Who does not know about Soekarno? He is the very first president of Indonesia. He is the one who proclaimed Indonesia’s independence. He is Indonesia’s greatest hero. He is simply great. At least, that is how I remembered Soekarno, based on the history lessons I received since elementary school.
However, apparently, that is not how Hanung Bramantyo remembered him as reflected in his latest movie, Soekarno, which narrates various stages about the life of the first president.
As a boy, Koesno Sosrodiharjo frequently falls sick more than others. Therefore, his parents decide to change his name into Soekarno, inspired by Adipati Karna, a noble character in Mahabarata narratives.
Now bearing the name of Soekarno, the boy is then sent to live with Tjokroaminoto, one of the founders of Sarekat Islam (an Islamic tradeorganization which holds an important role in Indonesian history). Through Tjokroaminoto, young Soekarno learns nationalism. However, according to the movie, Soekarno’s sense of nationalism is fully awakened after a Dutch opposed his daughter’s relationship with Soekarno.
With the flaming spirit of nationalism, Soekarno then hones his oratory skill to an astounding level. In fact, Soekarno (played by Ario Bayu, despite oppositions from Soekarno's real life children) is known as the best orator Indonesia ever has. No one in Indonesia is yet to be in his league. His political movement then starts by joining the Indonesian National (PNI) Party through which he advocates and spreads his idea of independence. He then became a famous figure.
Fearing Soekarno’s growing influence, the Dutch Collonial government arrests him and hands him imprisonment sentence in 1930, separating him from his second wife Inggit Garnasih. Soekarno and Inggit, accompanied by their adopted children, were then exiled by the Dutch Colonial government to Endebefore being transferred to Bengkulu.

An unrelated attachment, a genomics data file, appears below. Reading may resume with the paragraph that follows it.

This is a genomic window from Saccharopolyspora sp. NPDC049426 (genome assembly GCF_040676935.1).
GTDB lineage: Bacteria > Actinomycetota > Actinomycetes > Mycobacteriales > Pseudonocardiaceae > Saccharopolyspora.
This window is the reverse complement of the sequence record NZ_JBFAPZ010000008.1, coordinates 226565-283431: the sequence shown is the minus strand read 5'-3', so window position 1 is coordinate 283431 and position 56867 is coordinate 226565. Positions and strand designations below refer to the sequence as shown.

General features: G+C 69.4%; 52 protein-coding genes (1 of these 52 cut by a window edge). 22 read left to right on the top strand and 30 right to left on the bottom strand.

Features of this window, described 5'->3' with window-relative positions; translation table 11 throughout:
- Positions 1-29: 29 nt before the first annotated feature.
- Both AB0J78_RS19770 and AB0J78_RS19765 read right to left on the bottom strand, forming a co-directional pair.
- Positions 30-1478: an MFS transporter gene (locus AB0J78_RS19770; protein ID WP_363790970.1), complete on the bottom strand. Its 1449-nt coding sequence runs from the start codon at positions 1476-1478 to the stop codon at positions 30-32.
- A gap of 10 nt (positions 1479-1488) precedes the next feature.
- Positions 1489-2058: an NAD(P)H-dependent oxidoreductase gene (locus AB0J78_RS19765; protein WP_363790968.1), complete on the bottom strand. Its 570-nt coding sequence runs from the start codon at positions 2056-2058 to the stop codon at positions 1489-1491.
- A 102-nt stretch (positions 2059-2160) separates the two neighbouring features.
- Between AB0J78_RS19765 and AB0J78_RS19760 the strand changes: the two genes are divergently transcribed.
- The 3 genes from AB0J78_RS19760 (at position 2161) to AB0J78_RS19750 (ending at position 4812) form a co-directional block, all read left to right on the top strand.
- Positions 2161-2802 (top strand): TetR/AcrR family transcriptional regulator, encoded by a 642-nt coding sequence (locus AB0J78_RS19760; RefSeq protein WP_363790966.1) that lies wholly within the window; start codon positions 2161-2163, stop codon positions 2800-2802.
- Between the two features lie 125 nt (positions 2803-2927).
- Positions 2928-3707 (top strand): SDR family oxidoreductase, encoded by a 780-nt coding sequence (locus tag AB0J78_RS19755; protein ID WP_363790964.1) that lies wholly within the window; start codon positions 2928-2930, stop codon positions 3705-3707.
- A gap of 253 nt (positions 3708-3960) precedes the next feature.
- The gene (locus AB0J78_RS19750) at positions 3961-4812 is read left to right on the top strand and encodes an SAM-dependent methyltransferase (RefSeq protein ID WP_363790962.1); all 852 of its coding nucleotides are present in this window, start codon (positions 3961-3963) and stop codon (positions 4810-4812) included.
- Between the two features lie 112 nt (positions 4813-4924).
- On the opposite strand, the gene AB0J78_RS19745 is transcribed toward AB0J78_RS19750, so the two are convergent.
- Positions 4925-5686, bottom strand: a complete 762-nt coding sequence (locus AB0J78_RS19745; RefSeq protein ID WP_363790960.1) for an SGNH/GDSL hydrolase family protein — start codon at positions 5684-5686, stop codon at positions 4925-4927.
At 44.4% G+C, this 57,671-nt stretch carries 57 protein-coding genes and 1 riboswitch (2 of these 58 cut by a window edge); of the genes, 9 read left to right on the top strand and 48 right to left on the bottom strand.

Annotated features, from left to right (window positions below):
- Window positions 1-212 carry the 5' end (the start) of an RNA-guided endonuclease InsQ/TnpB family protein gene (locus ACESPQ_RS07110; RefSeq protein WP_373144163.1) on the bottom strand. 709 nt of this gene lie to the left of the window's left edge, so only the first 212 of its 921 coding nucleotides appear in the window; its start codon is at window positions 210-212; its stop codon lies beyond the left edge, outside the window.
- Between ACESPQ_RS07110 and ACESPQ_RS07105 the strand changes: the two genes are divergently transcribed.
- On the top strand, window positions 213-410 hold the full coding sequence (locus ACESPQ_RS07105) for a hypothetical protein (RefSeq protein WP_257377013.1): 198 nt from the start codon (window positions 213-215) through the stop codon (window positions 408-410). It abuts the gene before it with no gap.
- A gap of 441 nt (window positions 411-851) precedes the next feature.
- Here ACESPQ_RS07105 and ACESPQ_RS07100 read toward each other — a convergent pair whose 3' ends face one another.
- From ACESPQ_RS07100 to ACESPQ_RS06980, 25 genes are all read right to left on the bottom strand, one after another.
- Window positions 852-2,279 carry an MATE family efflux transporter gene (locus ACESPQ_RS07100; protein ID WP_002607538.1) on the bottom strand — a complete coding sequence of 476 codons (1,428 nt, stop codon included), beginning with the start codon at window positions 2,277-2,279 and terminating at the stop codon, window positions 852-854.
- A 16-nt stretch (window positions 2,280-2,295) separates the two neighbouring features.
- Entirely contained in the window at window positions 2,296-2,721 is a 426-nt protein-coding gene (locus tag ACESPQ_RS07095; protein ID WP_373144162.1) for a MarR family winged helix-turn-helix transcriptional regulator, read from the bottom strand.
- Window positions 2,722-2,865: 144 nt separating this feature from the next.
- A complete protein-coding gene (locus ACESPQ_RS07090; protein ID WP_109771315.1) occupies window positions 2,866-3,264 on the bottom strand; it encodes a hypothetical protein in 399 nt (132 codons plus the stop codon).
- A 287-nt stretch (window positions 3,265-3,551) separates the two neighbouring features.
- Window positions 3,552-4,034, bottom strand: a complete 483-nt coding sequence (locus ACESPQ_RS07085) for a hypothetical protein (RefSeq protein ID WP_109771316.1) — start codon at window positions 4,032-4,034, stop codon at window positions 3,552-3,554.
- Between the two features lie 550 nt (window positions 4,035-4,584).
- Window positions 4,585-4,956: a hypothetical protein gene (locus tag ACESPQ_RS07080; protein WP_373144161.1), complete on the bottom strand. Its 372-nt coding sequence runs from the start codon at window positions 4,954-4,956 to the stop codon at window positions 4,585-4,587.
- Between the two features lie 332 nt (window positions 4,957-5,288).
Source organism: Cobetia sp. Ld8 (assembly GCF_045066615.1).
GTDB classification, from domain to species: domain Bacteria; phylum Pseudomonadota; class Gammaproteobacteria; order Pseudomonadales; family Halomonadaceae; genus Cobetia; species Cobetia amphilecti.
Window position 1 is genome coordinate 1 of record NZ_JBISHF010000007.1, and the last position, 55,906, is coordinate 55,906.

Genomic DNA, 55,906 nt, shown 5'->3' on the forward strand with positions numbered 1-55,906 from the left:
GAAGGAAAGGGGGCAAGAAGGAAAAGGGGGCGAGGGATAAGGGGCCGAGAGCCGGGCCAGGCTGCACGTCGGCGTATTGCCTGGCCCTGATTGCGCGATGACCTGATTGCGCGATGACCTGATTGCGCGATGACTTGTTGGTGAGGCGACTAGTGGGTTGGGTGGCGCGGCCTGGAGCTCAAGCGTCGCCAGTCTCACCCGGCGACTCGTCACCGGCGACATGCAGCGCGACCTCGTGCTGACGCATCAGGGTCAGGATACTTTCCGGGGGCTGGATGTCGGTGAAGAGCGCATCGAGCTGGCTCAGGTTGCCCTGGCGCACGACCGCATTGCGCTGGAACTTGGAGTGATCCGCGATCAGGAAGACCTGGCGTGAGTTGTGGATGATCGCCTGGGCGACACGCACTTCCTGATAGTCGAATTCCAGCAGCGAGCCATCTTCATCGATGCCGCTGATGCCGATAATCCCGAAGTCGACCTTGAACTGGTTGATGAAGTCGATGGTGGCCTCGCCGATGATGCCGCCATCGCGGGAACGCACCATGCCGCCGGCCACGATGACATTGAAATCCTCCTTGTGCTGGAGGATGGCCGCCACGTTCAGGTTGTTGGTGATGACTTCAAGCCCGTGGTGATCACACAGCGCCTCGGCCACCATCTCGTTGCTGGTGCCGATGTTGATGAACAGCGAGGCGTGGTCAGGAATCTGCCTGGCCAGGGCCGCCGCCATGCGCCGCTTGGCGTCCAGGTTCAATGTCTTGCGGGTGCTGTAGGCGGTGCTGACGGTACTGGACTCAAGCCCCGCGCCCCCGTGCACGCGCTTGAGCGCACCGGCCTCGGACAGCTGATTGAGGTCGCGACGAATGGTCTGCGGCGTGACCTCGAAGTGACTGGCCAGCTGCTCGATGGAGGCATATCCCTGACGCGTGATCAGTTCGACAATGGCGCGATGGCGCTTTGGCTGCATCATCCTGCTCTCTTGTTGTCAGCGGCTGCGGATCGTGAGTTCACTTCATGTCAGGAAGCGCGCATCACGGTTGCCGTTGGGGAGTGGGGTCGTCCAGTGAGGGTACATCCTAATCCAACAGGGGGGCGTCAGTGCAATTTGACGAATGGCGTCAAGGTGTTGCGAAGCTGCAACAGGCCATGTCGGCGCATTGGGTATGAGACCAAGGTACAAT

Now entering his 30s, Soekarno becomes a teacher in an Islamic school in his exile in Bengkulu, incorporating his ideal of independence to his students. Among his students is Fatmawati, with whom he falls in love. Soekarno’s almost 20-year old relationship with Inggit is challenged as he grows fonder of the young girl.
Soekarno is then torn between his nation’s political conflict as Japanese invasion draws closer and his personal conflict, making Fatmawati as his second wife after Inggit. The dual conflicts set the mood for the last half of the movie which runs for a total of 137 minutes.
Despite its slow pace, the movie and Hanung as the director still deserve acknowledgement. Unlike Habibie & Ainun, Hanung’s movie on the romantic life of Indonesia’s third president, Soekarno is surprisingly fairly okay to watch. I like the way Soekarno brings audience into the old Indonesia. The setting, costumes, make-up and properties are appropriately constructed. There are no obstructions like in Habibie & Ainun (I still remember how I detest various commercial products inserted in inappropriate manners in the move) that cause rifts in the setting of time.
Then, the movie also deserves recognition because it offers us about the unseen face of Soekarno. It is true that there have been books, articles and other resources which discussed about the human nature side of Soekarno (read: he is a heterosexual man who loves so many women). But only limited and specific number of people wanted to access them. The movie, on the other hand, appeals to more people. Movie theorists have also frequently said that movie is the best tool to promote an ideology. Therefore, this movie, in my opinion, participates in introducing Soekarno's unseen sides to broader generations.
The unseen human side of Indonesia’s first president is constructed through various scenes that showcase Soekarno as a lady-killer. This human side of Soekarno is never narrated in Indonesia’s history subjects. Frankly, until I was at senior high school, i still naively considered Fatmawati as the only wife of Soekarno and considered that he was always faithful and madly in love with her. Try to hit his Wikipedia entry! It states that after marrying Fatmawati, Soekarno married six more women.
Hanung, through this movie, has demystified Soekarno. The all-good image of Indonesia's founding father is brought down to earth. He is just a mere man, like the rest of us, the movie suggests. However, Soekarno is also not like the rest of us. He is Indonesia’s finding father. The movie beautifully showcases how he always holds his idealism although many people around him sound different voices.
Do my sense of nationalism increase after watching this movie? Well, I do not know for sure. But one thing I am certain is I get to know better one of the founding fathers of this country.